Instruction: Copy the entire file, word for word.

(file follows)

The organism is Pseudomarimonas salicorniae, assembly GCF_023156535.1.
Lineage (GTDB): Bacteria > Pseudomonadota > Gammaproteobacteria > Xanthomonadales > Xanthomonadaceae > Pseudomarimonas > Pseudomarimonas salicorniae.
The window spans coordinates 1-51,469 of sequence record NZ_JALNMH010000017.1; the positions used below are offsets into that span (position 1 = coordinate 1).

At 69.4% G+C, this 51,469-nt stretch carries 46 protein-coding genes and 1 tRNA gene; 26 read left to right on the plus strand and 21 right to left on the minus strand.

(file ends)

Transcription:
The organism is Pseudomarimonas salicorniae, assembly GCF_023156535.1.
Lineage (GTDB): Bacteria > Pseudomonadota > Gammaproteobacteria > Xanthomonadales > Xanthomonadaceae > Pseudomarimonas > Pseudomarimonas salicorniae.
The window spans coordinates 1-51,469 of sequence record NZ_JALNMH010000017.1; the positions used below are offsets into that span (position 1 = coordinate 1).

At 69.4% G+C, this 51,469-nt stretch carries 46 protein-coding genes and 1 tRNA gene; 26 read left to right on the plus strand and 21 right to left on the minus strand.